Cold sore outbreaks will usually begin with a mild tingling, itching or burning sensation felt around the mouth.
This initial sensation will then develop into small fluid-filled sores that usually form on the outer edges of the lower lip.
A sufferer who experiences recurrent frequent infections, often finds the cold sore developing in the same place each time. Initially, the sores can grow in size and start to ooze, before becoming crusty and scabbing over. This usually occurs within 48 hours of the initial tingle sensation.
The majority of cold sores will heal untreated within ten days, usually without scarring.
Cold Sores are viral infections and can be treated using antiviral creams, such as Aciclovir or Penciclovir (Also known as Fenistil). If used correctly, these treatments can speed up the recovery time by up to 50%.
Cold Sore creams are readily available from pharmacies without a prescription. They are most effective when applied at the onset of an infection when the herpes virus is still reproducing and spreading. This is sometimes referred to as the tingling stage. After this initial period, antiviral creams are less likely to have a significant effect.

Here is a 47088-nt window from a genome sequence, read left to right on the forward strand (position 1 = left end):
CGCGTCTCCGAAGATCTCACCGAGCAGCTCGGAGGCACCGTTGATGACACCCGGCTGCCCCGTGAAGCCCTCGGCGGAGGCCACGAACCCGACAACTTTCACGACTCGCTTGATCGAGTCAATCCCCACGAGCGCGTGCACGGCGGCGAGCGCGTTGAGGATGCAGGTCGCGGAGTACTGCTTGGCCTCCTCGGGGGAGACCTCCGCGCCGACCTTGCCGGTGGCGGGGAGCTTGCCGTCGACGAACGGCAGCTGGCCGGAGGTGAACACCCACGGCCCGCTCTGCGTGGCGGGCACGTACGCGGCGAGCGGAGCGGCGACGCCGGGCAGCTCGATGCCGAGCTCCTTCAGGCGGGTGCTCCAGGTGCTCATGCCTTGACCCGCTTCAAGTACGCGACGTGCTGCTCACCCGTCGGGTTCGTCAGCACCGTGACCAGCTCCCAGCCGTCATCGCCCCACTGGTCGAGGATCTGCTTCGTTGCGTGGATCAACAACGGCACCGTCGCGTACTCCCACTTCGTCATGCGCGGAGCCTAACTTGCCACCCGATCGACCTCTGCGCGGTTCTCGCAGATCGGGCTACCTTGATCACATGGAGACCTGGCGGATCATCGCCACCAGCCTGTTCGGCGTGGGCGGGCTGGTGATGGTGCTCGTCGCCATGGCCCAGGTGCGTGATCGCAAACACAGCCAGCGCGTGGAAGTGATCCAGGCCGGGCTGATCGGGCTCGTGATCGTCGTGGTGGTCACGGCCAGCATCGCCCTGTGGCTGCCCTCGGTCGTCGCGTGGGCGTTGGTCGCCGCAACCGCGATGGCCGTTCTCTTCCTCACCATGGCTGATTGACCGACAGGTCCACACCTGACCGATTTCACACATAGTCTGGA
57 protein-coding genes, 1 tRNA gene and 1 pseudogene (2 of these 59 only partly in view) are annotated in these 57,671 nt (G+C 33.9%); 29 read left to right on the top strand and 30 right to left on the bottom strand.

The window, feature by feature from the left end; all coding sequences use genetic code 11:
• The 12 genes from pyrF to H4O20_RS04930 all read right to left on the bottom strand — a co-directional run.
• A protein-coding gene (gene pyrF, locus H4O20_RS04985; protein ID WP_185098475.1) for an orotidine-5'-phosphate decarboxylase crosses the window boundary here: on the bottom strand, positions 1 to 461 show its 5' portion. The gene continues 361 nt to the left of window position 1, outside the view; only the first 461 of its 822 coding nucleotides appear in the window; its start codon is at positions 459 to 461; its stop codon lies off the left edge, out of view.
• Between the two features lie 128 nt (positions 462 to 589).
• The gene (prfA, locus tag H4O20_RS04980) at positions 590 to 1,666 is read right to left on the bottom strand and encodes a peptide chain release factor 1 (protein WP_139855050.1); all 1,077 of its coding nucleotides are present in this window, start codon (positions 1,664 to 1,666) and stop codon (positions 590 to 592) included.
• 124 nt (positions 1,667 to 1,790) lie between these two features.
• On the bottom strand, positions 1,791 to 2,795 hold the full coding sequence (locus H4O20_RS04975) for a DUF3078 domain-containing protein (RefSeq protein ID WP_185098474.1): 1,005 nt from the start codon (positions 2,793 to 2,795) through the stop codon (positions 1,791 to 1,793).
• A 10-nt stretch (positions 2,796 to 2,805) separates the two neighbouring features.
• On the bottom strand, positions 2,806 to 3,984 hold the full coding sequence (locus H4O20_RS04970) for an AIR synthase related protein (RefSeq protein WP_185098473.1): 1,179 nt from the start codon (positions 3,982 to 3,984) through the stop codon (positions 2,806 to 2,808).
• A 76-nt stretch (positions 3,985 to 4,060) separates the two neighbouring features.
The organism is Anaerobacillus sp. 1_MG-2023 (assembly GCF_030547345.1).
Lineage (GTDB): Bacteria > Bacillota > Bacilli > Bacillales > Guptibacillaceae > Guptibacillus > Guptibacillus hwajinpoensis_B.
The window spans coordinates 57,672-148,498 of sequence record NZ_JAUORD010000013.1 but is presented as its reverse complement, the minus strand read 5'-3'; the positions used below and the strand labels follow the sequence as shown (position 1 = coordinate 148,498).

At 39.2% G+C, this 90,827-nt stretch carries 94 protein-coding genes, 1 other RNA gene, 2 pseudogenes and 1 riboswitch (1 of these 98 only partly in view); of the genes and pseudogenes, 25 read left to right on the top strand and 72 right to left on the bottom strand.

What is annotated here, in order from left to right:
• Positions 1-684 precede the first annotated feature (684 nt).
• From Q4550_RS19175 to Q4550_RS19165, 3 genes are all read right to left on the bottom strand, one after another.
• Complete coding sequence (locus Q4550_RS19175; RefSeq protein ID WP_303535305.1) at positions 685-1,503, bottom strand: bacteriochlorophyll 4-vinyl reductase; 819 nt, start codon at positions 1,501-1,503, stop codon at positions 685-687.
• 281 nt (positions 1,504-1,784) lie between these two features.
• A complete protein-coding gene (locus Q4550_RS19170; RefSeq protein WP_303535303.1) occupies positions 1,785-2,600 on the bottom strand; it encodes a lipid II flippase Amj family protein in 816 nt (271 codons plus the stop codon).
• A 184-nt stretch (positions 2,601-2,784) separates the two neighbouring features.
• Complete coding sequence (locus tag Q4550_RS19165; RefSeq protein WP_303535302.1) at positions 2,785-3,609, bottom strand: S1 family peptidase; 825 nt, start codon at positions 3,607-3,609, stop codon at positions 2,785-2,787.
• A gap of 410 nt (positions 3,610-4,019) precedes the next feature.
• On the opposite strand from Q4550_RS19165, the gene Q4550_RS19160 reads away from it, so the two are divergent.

Cold sore creams are applied up to five times daily, for a period of four to five days. They do not eradicate the existing herpes simplex virus, nor can they prevent future outbreaks from occurring.
When treating cold sores, Antiviral tablets are generally considered more effective than their cream counterparts. However, they are only available on prescription and tend to be reserved for more severe cases.
Cold Sores can also be treated using a medicated patch, containing a gel called hydrocolloid. This form of treatment involves placing a patch over the cold sore, allowing it to heal whilst hiding the wound.
There are a range of non-antiviral creams that are available from pharmacies without a prescription. Though these creams are not specifically designed to treat the herpes simplex virus, they will instead help to ease the associated pain and irritation.
Painkillers such as Paracetamol and Ibuprofen (available in liquid form for young children) are also effective means for easing the associated pain of cold sores. Ask your pharmacist to recommend a tailored treatment suitable for you.
For the majority of cases, cold sore sufferers do not need to visit their doctor.
The condition is self-limiting and is generally treated with antiviral treatments that can be purchased over-the-counter.
Yes, it is possible to contract genital herpes from a cold sore.
If a person infected with a cold sore performs oral sex, he or she can transmit the infection to their partner. This can result in cold sores appearing on and around the genitals, which is called genital herpes.
The reverse of this is also possible. A facial cold sore can be caught from someone who has genital herpes through the act of oral sex.
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